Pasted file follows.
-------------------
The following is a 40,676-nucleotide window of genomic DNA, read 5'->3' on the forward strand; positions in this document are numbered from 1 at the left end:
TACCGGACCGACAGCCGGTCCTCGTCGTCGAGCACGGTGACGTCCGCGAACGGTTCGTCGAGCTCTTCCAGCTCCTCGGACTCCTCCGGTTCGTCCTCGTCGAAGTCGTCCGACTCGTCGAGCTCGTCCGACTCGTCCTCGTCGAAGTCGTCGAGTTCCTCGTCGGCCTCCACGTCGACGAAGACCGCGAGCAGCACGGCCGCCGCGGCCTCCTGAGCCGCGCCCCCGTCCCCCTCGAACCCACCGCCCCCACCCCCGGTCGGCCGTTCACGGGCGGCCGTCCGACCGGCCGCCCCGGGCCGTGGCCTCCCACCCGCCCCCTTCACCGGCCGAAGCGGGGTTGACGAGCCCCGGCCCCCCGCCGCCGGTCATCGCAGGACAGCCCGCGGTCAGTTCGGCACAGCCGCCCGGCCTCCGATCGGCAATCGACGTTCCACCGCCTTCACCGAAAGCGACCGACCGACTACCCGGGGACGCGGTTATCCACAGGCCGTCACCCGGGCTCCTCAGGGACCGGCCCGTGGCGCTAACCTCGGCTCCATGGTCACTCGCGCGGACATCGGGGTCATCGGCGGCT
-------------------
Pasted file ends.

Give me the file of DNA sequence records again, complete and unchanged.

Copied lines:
The following is a 40,676-nucleotide window of genomic DNA, read 5'->3' on the forward strand; positions in this document are numbered from 1 at the left end:
TACCGGACCGACAGCCGGTCCTCGTCGTCGAGCACGGTGACGTCCGCGAACGGTTCGTCGAGCTCTTCCAGCTCCTCGGACTCCTCCGGTTCGTCCTCGTCGAAGTCGTCCGACTCGTCGAGCTCGTCCGACTCGTCCTCGTCGAAGTCGTCGAGTTCCTCGTCGGCCTCCACGTCGACGAAGACCGCGAGCAGCACGGCCGCCGCGGCCTCCTGAGCCGCGCCCCCGTCCCCCTCGAACCCACCGCCCCCACCCCCGGTCGGCCGTTCACGGGCGGCCGTCCGACCGGCCGCCCCGGGCCGTGGCCTCCCACCCGCCCCCTTCACCGGCCGAAGCGGGGTTGACGAGCCCCGGCCCCCCGCCGCCGGTCATCGCAGGACAGCCCGCGGTCAGTTCGGCACAGCCGCCCGGCCTCCGATCGGCAATCGACGTTCCACCGCCTTCACCGAAAGCGACCGACCGACTACCCGGGGACGCGGTTATCCACAGGCCGTCACCCGGGCTCCTCAGGGACCGGCCCGTGGCGCTAACCTCGGCTCCATGGTCACTCGCGCGGACATCGGGGTCATCGGCGGCT